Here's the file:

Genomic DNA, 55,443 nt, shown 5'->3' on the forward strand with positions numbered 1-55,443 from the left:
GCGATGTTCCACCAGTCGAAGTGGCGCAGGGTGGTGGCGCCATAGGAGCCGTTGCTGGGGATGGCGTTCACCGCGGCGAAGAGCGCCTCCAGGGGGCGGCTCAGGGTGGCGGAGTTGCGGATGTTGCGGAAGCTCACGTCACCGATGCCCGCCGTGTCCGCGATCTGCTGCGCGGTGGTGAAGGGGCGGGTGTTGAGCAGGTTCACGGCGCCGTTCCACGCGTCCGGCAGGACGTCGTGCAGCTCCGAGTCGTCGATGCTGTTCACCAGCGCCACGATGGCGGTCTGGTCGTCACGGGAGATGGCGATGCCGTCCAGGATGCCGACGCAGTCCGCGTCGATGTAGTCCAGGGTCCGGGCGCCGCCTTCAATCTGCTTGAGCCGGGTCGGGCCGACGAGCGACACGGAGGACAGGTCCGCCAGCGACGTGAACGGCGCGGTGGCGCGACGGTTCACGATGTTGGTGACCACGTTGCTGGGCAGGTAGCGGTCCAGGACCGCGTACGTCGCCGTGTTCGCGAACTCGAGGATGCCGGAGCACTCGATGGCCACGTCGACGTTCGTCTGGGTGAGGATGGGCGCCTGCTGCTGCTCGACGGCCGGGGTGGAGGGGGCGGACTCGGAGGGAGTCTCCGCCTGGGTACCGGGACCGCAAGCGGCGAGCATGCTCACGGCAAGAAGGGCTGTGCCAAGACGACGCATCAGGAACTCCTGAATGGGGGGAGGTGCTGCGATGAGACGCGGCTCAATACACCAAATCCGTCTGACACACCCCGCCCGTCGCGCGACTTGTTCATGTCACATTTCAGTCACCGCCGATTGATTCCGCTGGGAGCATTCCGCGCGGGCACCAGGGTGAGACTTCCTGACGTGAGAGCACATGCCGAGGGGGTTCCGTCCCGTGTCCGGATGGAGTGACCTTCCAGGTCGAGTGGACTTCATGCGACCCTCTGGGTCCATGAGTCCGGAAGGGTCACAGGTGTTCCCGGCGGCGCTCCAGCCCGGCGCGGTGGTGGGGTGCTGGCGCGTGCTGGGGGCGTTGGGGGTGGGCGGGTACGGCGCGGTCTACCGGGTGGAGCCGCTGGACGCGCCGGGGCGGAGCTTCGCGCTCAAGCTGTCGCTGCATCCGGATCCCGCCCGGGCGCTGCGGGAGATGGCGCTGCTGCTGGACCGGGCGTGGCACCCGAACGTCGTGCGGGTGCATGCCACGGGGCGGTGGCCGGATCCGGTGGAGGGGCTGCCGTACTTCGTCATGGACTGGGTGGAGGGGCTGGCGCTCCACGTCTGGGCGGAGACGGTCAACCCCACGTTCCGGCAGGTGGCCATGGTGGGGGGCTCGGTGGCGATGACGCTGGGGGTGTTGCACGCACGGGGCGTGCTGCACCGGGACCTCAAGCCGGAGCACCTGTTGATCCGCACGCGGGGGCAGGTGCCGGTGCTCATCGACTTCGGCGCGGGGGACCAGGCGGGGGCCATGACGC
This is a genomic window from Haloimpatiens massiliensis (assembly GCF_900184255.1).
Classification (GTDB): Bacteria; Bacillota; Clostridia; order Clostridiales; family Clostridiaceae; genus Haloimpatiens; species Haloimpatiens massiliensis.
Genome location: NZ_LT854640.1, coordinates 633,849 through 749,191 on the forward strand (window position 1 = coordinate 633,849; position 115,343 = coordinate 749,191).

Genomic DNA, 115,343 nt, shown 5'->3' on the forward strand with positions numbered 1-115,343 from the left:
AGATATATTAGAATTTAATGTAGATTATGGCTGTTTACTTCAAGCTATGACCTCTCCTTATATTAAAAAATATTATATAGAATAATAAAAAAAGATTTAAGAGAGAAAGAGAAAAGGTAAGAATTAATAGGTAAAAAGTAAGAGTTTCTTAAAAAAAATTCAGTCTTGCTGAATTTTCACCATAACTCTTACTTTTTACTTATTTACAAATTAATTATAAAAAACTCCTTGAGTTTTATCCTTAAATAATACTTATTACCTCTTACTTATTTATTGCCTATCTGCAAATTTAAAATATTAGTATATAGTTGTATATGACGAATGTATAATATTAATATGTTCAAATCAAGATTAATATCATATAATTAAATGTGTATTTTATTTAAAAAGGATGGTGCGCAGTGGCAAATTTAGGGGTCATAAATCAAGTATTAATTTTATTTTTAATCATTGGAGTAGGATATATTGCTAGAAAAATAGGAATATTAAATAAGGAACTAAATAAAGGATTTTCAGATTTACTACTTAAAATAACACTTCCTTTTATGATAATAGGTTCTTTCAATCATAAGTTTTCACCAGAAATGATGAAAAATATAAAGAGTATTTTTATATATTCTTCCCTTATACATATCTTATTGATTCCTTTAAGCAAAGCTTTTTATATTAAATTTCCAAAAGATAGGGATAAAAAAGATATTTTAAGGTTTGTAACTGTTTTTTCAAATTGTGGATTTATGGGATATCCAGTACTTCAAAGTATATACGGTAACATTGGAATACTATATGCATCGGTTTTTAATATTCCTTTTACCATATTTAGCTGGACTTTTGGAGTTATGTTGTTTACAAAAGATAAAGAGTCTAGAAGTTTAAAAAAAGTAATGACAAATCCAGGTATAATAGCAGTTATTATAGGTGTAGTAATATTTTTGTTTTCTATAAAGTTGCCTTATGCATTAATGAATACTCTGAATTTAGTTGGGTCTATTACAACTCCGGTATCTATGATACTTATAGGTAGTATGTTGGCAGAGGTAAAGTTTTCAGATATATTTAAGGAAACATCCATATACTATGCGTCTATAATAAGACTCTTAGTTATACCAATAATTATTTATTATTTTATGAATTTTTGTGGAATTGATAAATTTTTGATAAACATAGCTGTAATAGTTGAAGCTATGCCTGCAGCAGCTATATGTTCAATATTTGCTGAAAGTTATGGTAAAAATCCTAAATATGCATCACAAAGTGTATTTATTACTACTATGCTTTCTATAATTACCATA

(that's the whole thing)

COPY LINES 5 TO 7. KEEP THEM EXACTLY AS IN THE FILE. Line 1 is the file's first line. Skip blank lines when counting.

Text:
Genome location: NZ_LT854640.1, coordinates 633,849 through 749,191 on the forward strand (window position 1 = coordinate 633,849; position 115,343 = coordinate 749,191).

Genomic DNA, 115,343 nt, shown 5'->3' on the forward strand with positions numbered 1-115,343 from the left:
AGATATATTAGAATTTAATGTAGATTATGGCTGTTTACTTCAAGCTATGACCTCTCCTTATATTAAAAAATATTATATAGAATAATAAAAAAAGATTTAAGAGAGAAAGAGAAAAGGTAAGAATTAATAGGTAAAAAGTAAGAGTTTCTTAAAAAAAATTCAGTCTTGCTGAATTTTCACCATAACTCTTACTTTTTACTTATTTACAAATTAATTATAAAAAACTCCTTGAGTTTTATCCTTAAATAATACTTATTACCTCTTACTTATTTATTGCCTATCTGCAAATTTAAAATATTAGTATATAGTTGTATATGACGAATGTATAATATTAATATGTTCAAATCAAGATTAATATCATATAATTAAATGTGTATTTTATTTAAAAAGGATGGTGCGCAGTGGCAAATTTAGGGGTCATAAATCAAGTATTAATTTTATTTTTAATCATTGGAGTAGGATATATTGCTAGAAAAATAGGAATATTAAATAAGGAACTAAATAAAGGATTTTCAGATTTACTACTTAAAATAACACTTCCTTTTATGATAATAGGTTCTTTCAATCATAAGTTTTCACCAGAAATGATGAAAAATATAAAGAGTATTTTTATATATTCTTCCCTTATACATATCTTATTGATTCCTTTAAGCAAAGCTTTTTATATTAAATTTCCAAAAGATAGGGATAAAAAAGATATTTTAAGGTTTGTAACTGTTTTTTCAAATTGTGGATTTATGGGATATCCAGTACTTCAAAGTATATACGGTAACATTGGAATACTATATGCATCGGTTTTTAATATTCCTTTTACCATATTTAGCTGGACTTTTGGAGTTATGTTGTTTACAAAAGATAAAGAGTCTAGAAGTTTAAAAAAAGTAATGACAAATCCAGGTATAATAGCAGTTATTATAGGTGTAGTAATATTTTTGTTTTCTATAAAGTTGCCTTATGCATTAATGAATACTCTGAATTTAGTTGGGTCTATTACAACTCCGGTATCTATGATACTTATAGGTAGTATGTTGGCAGAGGTAAAGTTTTCAGATATATTTAAGGAAACATCCATATACTATGCGTCTATAATAAGACTCTTAGTTATACCAATAATTATTTATTATTTTATGAATTTTTGTGGAATTGATAAATTTTTGATAAACATAGCTGTAATAGTTGAAGCTATGCCTGCAGCAGCTATATGTTCAATATTTGCTGAAAGTTATGGTAAAAATCCTAAATATGCATCACAAAGTGTATTTATTACTACTATGCTTTCTATAATTACCATA